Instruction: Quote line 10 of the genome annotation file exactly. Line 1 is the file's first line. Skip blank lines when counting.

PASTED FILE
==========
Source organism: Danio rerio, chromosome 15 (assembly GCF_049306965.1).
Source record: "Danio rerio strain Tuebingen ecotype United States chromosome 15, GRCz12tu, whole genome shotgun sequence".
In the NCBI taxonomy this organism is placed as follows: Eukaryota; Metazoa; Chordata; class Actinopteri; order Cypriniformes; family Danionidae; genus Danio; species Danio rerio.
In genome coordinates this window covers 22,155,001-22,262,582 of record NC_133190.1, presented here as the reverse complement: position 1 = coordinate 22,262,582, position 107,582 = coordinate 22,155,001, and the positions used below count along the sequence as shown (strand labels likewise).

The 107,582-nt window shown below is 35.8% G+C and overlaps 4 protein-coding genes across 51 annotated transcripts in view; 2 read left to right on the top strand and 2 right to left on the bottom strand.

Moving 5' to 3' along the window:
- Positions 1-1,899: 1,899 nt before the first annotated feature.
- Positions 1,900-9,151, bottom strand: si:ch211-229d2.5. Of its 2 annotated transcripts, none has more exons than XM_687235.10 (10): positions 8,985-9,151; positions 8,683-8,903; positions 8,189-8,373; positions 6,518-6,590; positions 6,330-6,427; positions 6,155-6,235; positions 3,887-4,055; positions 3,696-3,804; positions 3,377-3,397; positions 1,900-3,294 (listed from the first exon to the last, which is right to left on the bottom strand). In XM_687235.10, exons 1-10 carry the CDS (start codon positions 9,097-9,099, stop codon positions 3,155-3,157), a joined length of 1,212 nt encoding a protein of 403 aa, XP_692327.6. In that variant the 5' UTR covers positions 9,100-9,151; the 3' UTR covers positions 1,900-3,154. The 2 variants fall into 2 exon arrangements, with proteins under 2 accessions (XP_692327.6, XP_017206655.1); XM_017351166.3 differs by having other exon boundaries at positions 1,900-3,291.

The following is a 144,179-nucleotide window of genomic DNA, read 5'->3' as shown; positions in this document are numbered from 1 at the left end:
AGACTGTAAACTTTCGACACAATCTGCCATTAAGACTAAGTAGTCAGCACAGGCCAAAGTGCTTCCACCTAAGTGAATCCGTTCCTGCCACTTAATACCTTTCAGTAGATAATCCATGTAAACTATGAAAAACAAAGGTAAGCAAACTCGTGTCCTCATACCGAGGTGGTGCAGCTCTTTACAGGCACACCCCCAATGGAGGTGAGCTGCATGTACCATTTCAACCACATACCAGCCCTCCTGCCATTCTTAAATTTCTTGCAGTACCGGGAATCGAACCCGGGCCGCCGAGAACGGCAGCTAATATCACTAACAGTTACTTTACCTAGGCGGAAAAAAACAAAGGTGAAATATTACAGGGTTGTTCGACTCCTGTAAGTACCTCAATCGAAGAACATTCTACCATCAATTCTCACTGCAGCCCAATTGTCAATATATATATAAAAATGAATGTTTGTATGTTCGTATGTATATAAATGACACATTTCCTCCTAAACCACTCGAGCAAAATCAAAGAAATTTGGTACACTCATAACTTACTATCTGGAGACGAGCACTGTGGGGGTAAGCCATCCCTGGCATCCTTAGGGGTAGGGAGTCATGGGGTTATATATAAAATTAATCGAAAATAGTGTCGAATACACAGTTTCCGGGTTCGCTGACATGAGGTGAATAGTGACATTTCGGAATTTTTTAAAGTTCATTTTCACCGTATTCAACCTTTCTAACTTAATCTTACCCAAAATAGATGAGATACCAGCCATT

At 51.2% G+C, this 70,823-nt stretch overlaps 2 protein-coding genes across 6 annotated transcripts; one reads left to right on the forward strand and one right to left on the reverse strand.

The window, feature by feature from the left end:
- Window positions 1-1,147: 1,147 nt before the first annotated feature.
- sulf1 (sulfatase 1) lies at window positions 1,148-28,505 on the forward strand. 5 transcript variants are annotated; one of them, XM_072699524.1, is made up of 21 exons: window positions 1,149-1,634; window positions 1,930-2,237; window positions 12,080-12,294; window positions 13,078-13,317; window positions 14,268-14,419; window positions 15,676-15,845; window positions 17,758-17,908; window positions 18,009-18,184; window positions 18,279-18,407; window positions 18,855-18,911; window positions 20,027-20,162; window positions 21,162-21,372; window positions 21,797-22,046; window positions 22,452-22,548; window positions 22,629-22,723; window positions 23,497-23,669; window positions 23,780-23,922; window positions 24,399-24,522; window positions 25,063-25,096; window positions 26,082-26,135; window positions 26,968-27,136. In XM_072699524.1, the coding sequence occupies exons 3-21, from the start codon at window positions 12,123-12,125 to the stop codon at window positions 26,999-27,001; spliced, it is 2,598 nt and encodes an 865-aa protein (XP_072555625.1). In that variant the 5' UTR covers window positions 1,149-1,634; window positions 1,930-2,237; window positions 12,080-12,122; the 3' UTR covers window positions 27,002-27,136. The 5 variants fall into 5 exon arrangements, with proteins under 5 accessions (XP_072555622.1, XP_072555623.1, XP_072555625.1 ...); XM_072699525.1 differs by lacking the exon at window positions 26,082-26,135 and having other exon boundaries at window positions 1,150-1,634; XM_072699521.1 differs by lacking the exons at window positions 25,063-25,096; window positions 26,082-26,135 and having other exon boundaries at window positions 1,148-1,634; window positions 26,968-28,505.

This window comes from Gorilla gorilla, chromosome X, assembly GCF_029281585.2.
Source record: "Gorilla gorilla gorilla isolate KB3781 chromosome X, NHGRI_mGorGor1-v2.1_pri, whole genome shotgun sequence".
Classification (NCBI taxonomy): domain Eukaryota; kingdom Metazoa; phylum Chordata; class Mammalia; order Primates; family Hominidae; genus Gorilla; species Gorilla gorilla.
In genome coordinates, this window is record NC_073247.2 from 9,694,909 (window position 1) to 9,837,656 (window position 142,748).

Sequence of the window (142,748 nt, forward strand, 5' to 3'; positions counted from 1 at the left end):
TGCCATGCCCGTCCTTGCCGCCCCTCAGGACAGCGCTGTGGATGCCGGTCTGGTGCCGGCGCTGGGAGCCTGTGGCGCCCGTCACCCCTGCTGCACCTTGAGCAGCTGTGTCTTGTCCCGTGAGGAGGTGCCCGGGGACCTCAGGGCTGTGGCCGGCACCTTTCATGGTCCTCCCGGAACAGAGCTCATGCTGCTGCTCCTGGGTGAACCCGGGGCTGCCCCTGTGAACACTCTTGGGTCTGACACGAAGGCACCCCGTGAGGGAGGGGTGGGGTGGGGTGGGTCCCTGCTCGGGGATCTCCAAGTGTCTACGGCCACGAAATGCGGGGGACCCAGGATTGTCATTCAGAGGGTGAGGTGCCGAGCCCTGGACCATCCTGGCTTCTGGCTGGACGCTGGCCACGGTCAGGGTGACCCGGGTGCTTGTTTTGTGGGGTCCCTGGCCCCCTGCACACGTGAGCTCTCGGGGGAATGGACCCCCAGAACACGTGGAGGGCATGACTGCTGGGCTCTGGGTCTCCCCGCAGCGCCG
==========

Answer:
AGACTGTAAACTTTCGACACAATCTGCCATTAAGACTAAGTAGTCAGCACAGGCCAAAGTGCTTCCACCTAAGTGAATCCGTTCCTGCCACTTAATACCTTTCAGTAGATAATCCATGTAAACTATGAAAAACAAAGGTAAGCAAACTCGTGTCCTCATACCGAGGTGGTGCAGCTCTTTACAGGCACACCCCCAATGGAGGTGAGCTGCATGTACCATTTCAACCACATACCAGCCCTCCTGCCATTCTTAAATTTCTTGCAGTACCGGGAATCGAACCCGGGCCGCCGAGAACGGCAGCTAATATCACTAACAGTTACTTTACCTAGGCGGAAAAAAACAAAGGTGAAATATTACAGGGTTGTTCGACTCCTGTAAGTACCTCAATCGAAGAACATTCTACCATCAATTCTCACTGCAGCCCAATTGTCAATATATATATAAAAATGAATGTTTGTATGTTCGTATGTATATAAATGACACATTTCCTCCTAAACCACTCGAGCAAAATCAAAGAAATTTGGTACACTCATAACTTACTATCTGGAGACGAGCACTGTGGGGGTAAGCCATCCCTGGCATCCTTAGGGGTAGGGAGTCATGGGGTTATATATAAAATTAATCGAAAATAGTGTCGAATACACAGTTTCCGGGTTCGCTGACATGAGGTGAATAGTGACATTTCGGAATTTTTTAAAGTTCATTTTCACCGTATTCAACCTTTCTAACTTAATCTTACCCAAAATAGATGAGATACCAGCCATT